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Regional authorities around Paris, France, demand police intervene to break Transdev bus drivers strike

Transdev bus drivers in the regions of Seine-et-Marne and Val d’Oise, near the French capital, are striking against the plans to open the regional bus network to competition from private providers. As they enter their sixth week of strike action, with new depots joining the struggle and the possibility of the strike spreading throughout Ile-de-France, the regional authorities are demanding that the police intervene and break the picket lines set up by the drivers.

A Transdev bus [Credit: Flickr/Semvatac]

The board of directors of the Île-de-France bus network met on Monday, chaired by the president of Ile-de-France, the former minister of education and finances, Valerie Pécresse. In a press release, the board of directors asked “the State to intervene in the most appropriate conditions to ensure the unblocking of bus depots and thus allow the functioning of the minimum service legitimately expected by users.”

At the same time, the former president of the postal service and Parisian rail network, Jean-Paul Bailly, would lead “a mission to reconcile the points of view” between the strikers and Transdev management.

Pécresse’s call for the police to crush the pickets is a frontal attack on the right to strike. This is in line with Transdev’s provocative and false statements that the strike has created a “climate of urban guerrilla warfare” in the Paris region. The aim is to suppress the legitimate demands of the workers in the face of the social attacks against them, and to prepare the ground for a police assault on the strikers.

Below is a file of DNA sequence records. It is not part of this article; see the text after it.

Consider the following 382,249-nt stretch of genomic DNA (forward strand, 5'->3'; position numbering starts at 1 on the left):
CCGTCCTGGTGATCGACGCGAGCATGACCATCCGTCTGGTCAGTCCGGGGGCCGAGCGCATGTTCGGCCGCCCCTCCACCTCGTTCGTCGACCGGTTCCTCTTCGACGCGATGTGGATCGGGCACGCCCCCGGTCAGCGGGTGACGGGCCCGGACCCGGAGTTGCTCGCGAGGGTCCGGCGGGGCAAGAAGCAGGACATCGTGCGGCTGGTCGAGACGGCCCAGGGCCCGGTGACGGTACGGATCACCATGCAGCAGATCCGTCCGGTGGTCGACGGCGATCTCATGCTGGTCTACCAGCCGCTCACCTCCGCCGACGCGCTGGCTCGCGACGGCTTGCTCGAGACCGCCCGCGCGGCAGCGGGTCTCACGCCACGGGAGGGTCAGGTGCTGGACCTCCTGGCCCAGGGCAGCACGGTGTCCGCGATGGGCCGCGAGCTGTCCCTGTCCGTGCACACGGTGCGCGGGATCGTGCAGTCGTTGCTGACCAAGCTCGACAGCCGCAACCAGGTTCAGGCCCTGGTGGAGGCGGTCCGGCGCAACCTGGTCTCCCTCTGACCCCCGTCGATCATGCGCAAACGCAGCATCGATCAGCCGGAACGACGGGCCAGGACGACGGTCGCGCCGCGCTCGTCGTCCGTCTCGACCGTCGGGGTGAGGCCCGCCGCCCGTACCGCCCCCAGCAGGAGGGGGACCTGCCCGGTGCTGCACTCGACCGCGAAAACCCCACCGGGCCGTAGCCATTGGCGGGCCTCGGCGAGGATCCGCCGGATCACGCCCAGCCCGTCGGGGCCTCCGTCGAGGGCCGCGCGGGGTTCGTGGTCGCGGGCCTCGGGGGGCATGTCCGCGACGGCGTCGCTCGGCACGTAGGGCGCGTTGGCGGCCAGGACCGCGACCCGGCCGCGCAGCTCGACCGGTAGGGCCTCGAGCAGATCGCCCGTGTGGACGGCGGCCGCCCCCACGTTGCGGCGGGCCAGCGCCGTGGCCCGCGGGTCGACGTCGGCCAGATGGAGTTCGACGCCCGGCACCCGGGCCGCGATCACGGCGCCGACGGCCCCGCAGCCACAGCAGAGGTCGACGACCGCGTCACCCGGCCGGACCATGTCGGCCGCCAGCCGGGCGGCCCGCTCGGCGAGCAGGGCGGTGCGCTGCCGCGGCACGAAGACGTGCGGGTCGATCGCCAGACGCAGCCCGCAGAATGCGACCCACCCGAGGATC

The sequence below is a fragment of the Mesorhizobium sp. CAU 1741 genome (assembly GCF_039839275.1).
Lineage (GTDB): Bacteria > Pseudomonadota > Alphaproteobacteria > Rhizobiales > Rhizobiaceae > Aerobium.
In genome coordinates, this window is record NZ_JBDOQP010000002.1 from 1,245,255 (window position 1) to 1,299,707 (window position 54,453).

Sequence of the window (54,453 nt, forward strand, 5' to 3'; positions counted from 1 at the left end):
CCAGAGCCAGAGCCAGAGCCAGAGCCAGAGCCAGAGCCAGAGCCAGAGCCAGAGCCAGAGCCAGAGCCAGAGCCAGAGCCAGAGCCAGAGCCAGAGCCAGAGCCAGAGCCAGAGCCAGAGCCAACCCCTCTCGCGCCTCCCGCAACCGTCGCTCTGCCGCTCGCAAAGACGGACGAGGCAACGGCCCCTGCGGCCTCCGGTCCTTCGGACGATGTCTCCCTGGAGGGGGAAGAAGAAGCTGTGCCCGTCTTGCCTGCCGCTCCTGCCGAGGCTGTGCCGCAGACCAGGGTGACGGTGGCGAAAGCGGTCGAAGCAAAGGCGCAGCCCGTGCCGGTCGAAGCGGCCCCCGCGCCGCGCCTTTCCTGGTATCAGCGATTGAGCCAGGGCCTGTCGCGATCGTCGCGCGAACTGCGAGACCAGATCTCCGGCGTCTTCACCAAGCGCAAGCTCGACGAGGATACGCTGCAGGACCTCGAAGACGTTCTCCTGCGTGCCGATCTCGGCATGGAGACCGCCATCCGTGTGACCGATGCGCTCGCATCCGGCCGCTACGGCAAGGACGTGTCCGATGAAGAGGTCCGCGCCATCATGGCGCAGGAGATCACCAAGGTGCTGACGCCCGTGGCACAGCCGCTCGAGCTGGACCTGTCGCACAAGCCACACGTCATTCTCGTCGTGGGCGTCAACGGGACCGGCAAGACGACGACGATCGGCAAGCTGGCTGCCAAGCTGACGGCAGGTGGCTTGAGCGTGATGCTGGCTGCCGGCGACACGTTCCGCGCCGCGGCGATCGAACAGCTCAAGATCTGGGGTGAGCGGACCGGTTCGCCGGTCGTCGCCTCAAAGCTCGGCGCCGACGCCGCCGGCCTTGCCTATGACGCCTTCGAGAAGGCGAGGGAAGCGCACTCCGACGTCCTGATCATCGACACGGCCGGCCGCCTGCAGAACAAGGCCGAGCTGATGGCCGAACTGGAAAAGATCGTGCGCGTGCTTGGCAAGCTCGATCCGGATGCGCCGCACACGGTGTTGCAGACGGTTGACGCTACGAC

The state fears an eruption of class struggle against the attacks on workers during the COVID-19 pandemic, while workers’ anger is rising in the transport sector. German railway workers struck for weeks this summer, and private bus drivers have launched strike action in the UK. Transport strikes have broken out in Lyon and Chambéry in France, while a strike by garbage collectors in the Aix-Marseille area began on September 30 against an increase in working hours.

At Transdev, the workers are opposing the restructuring of working conditions, which is the outcome of a regressive agreement negotiated with the company’s main trade unions. It provides for longer hours at the wheel, a wage freeze and a loss of paid days off.

The opening of the public transport network to private competition is being pursued over the next two decades in France. It began this year with the Optile bus networks in the greater Paris area. It is to continue with Parisian metropolitan buses (2025), national suburban trains (2023 to 2033), streetcars (2030), and finally metros and regional trains (2040).

Patricia, a striker, explained to France-Bleu that the agreement is “totally disadvantageous for the staff. Previously, we were paid 39 hours and had 22 days of paid days off. Now, we are at 37 hours and they have taken away 11 days of RTT.” Vacation vouchers are being reduced “from €750 per year to €250.”

Freddy, a bus driver of 15 years, described a “lengthening of working time behind the wheel,” while the time allocated to “taking over the shift”—in particular to perform vehicle checks—has been reduced from 20 minutes to 10. He added: “As soon as you start your shift, you are under pressure. … Before, when I had a seven-hour shift, I worked two hours more, which meant two extra hours paid. Now, with 42-, 43-, 45-hour weeks, I don’t want to work any more. Everything has been done to freeze our wages.”